September 27, 2023

Government Sees Deep Recession Ahead for Portugal

But even as the terms were being outlined, the challenge facing the country deepened, with the caretaker government forecasting two years of deep recession ahead.

At a news conference in Lisbon, Jürgen Kröger, the chief negotiator for the European Commission, called the €78 billion, or $116 billion, package “tough but fair.”

“We are convinced that the program provides the basis for a more sustainable and competitive economy and is the right means to boost growth and jobs,” he said.

Crucial details remain to be decided, however, chief among them the interest rate Lisbon will be charged by its European Union partners for the bulk of the money, Mr. Kröger said. E.U. finance ministers are to take up the question in Brussels on May 16.

The tentative agreement, which follows three weeks of negotiations in Lisbon between the caretaker government of Prime Minister José Sócrates and officials from the E.U. and the International Monetary Fund, has so far not removed market worries about Portugal’s financial prospects, or those of other ailing euro-area economies.

On Thursday, Spain was forced to offer higher rates to sell €3.4 billion of five-year bonds, a day after Portugal’s financing costs also rose in selling €1.1 billion of short-term debt. The average yield in Spain’s bond sale rose to 4.55 percent, up from the 4.39 percent when Spain last sold such bonds on March 3. The bond sale had a bid-to-cover ratio of 1.9, compared with 2.2 at the last auction.

Interest costs have also recently soared for Greece and Ireland as many investors expect the tough austerity measures included in their rescue packages will actually deepen the countries’ economic slumps and make it even harder for them to balance their budgets and repay their debts.

Underlining Portugal’s difficulties, Fernando Teixeira dos Santos, the Portuguese finance minister, forecast on Thursday that the economy would contract by 2 percent both this year and next — about twice what the government had predicted in March, and even worse than last month’s I.M.F. forecast.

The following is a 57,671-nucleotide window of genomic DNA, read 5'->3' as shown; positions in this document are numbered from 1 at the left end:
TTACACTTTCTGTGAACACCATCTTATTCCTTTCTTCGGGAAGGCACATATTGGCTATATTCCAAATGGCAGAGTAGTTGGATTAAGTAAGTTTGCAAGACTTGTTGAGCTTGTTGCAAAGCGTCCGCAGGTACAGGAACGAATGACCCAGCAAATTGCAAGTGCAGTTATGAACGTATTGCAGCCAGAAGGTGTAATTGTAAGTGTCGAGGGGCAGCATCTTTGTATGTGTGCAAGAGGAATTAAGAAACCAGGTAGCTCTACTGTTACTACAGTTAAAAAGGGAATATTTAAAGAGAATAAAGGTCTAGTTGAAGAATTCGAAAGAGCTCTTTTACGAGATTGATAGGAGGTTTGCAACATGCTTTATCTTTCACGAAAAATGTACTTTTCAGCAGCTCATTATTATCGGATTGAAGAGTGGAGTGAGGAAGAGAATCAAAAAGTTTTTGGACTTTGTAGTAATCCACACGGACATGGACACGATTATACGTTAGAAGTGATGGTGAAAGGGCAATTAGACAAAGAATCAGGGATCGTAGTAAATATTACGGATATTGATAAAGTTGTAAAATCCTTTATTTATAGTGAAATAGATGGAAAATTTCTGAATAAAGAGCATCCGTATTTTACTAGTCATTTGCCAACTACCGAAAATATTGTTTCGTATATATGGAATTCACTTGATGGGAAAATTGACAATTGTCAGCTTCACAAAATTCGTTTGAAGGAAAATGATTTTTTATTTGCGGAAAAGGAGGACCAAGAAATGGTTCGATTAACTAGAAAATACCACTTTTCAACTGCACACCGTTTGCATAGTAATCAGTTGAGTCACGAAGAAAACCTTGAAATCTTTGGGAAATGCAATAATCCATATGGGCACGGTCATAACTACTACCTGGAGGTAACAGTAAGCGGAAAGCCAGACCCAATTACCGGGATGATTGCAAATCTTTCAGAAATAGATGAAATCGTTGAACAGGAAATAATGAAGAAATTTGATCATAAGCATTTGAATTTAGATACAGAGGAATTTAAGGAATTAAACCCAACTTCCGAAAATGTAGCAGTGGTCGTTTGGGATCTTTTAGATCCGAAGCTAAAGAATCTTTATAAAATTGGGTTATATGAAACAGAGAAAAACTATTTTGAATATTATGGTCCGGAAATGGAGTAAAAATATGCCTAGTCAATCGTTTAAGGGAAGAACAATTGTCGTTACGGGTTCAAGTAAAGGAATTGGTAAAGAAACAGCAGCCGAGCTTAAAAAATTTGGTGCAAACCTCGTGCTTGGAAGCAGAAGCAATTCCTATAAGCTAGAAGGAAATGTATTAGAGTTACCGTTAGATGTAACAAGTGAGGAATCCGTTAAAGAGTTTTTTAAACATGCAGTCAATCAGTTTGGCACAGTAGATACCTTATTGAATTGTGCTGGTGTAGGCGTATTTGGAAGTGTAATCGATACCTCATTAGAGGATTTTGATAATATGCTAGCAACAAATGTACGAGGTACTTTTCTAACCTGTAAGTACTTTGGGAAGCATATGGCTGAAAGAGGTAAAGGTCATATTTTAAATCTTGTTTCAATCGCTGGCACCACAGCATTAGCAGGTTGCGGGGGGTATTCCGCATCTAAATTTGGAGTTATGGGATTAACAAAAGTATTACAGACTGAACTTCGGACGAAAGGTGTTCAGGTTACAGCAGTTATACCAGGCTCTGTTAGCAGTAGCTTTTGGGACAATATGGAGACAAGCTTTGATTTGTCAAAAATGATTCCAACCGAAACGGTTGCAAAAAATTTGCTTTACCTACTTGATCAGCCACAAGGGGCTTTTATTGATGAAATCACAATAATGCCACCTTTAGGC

In fact, some analysts are already warning that the bailout could worsen Portugal’s longer term situation.

“Lending money to Portugal that it cannot borrow from the markets at an affordable rate is not doing it any favors,” said in a research note Carl B. Weinberg, chief economist at High Frequency Economics in Valhalla, New York. “The loan package will only increase Portugal’s indebtedness. It will lead to an even bigger default when Portugal has to repay this new lending on top of its prior obligations.”

However, Poul Thomsen, head of the I.M.F. negotiating team, insisted that creditors had been careful to strike a balance between demanding more budgetary tightening and risking stifling further the economy, notably by hurting consumer demand.

Two-thirds of the rescue money will be disbursed in the first of the three years of the program, he said at the news conference in Lisbon. That should take Portugal “out of the markets” for medium- and long-term debt “for a little over two years,” he said, giving Portugal “breathing space” to restore credibility among investors in terms of implementing policies, after failing to meet its deficit target in 2010.

Of the €78 billion total package, two-thirds will come from the E.U. and the rest from the I.M.F.

The creditors argued that it was not possible to compare directly the terms agreed by Portugal with the conditions imposed on Greece and Ireland last year. Still, they played down a claim made by Mr Sócrates on Tuesday that his government had negotiated better terms.

“The program is by no means lighter but is much different,” said Mr Kröger. “In fiscal terms it is not really lighter and in terms of structural it is much deeper.”

For its I.M.F. lending, Portugal will pay an interest rate of 3.25 percent for the first three years, after which it will rise to 4.25 percent, Mr. Thomsen said.

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